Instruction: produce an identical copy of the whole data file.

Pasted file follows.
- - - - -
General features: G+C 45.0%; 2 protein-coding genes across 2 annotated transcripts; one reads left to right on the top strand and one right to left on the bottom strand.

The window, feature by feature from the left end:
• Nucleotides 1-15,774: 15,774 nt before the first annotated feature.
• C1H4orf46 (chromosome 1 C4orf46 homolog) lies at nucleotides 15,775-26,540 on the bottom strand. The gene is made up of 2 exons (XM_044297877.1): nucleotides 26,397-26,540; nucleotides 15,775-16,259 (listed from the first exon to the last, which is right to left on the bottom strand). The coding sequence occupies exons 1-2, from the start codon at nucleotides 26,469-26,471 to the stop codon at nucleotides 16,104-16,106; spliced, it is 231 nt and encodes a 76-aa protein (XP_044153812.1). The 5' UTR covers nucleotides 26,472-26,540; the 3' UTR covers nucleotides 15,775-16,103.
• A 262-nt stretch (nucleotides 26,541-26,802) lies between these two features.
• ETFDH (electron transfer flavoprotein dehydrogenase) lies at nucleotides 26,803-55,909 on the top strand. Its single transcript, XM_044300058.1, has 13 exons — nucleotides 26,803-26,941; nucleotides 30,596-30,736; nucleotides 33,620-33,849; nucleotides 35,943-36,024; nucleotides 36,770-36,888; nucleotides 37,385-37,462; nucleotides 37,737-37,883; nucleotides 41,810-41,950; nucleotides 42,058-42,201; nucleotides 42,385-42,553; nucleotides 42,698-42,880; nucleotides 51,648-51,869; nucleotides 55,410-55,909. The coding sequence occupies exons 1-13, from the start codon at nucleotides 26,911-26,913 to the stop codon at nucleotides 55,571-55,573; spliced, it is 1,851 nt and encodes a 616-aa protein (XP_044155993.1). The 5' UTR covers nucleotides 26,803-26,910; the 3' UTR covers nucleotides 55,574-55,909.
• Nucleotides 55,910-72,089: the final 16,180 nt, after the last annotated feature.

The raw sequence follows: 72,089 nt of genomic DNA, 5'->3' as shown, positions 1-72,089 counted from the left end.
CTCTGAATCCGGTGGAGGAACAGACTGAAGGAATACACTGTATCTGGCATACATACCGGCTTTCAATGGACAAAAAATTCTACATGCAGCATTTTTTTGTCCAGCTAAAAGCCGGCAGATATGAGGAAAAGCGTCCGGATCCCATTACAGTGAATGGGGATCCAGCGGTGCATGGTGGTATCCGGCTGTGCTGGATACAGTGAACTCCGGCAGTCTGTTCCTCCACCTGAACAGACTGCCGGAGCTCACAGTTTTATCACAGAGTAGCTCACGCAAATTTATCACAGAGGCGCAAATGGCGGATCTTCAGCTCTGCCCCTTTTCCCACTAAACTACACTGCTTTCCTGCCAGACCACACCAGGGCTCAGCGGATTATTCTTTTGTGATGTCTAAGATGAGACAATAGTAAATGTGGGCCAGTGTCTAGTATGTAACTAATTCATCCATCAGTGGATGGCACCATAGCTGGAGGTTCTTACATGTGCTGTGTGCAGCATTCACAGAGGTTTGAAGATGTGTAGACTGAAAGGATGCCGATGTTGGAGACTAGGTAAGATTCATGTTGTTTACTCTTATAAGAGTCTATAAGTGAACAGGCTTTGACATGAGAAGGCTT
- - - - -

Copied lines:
General features: G+C 45.0%; 2 protein-coding genes across 2 annotated transcripts; one reads left to right on the top strand and one right to left on the bottom strand.

The window, feature by feature from the left end:
• Nucleotides 1-15,774: 15,774 nt before the first annotated feature.
• C1H4orf46 (chromosome 1 C4orf46 homolog) lies at nucleotides 15,775-26,540 on the bottom strand. The gene is made up of 2 exons (XM_044297877.1): nucleotides 26,397-26,540; nucleotides 15,775-16,259 (listed from the first exon to the last, which is right to left on the bottom strand). The coding sequence occupies exons 1-2, from the start codon at nucleotides 26,469-26,471 to the stop codon at nucleotides 16,104-16,106; spliced, it is 231 nt and encodes a 76-aa protein (XP_044153812.1). The 5' UTR covers nucleotides 26,472-26,540; the 3' UTR covers nucleotides 15,775-16,103.
• A 262-nt stretch (nucleotides 26,541-26,802) lies between these two features.
• ETFDH (electron transfer flavoprotein dehydrogenase) lies at nucleotides 26,803-55,909 on the top strand. Its single transcript, XM_044300058.1, has 13 exons — nucleotides 26,803-26,941; nucleotides 30,596-30,736; nucleotides 33,620-33,849; nucleotides 35,943-36,024; nucleotides 36,770-36,888; nucleotides 37,385-37,462; nucleotides 37,737-37,883; nucleotides 41,810-41,950; nucleotides 42,058-42,201; nucleotides 42,385-42,553; nucleotides 42,698-42,880; nucleotides 51,648-51,869; nucleotides 55,410-55,909. The coding sequence occupies exons 1-13, from the start codon at nucleotides 26,911-26,913 to the stop codon at nucleotides 55,571-55,573; spliced, it is 1,851 nt and encodes a 616-aa protein (XP_044155993.1). The 5' UTR covers nucleotides 26,803-26,910; the 3' UTR covers nucleotides 55,574-55,909.
• Nucleotides 55,910-72,089: the final 16,180 nt, after the last annotated feature.

The raw sequence follows: 72,089 nt of genomic DNA, 5'->3' as shown, positions 1-72,089 counted from the left end.
CTCTGAATCCGGTGGAGGAACAGACTGAAGGAATACACTGTATCTGGCATACATACCGGCTTTCAATGGACAAAAAATTCTACATGCAGCATTTTTTTGTCCAGCTAAAAGCCGGCAGATATGAGGAAAAGCGTCCGGATCCCATTACAGTGAATGGGGATCCAGCGGTGCATGGTGGTATCCGGCTGTGCTGGATACAGTGAACTCCGGCAGTCTGTTCCTCCACCTGAACAGACTGCCGGAGCTCACAGTTTTATCACAGAGTAGCTCACGCAAATTTATCACAGAGGCGCAAATGGCGGATCTTCAGCTCTGCCCCTTTTCCCACTAAACTACACTGCTTTCCTGCCAGACCACACCAGGGCTCAGCGGATTATTCTTTTGTGATGTCTAAGATGAGACAATAGTAAATGTGGGCCAGTGTCTAGTATGTAACTAATTCATCCATCAGTGGATGGCACCATAGCTGGAGGTTCTTACATGTGCTGTGTGCAGCATTCACAGAGGTTTGAAGATGTGTAGACTGAAAGGATGCCGATGTTGGAGACTAGGTAAGATTCATGTTGTTTACTCTTATAAGAGTCTATAAGTGAACAGGCTTTGACATGAGAAGGCTT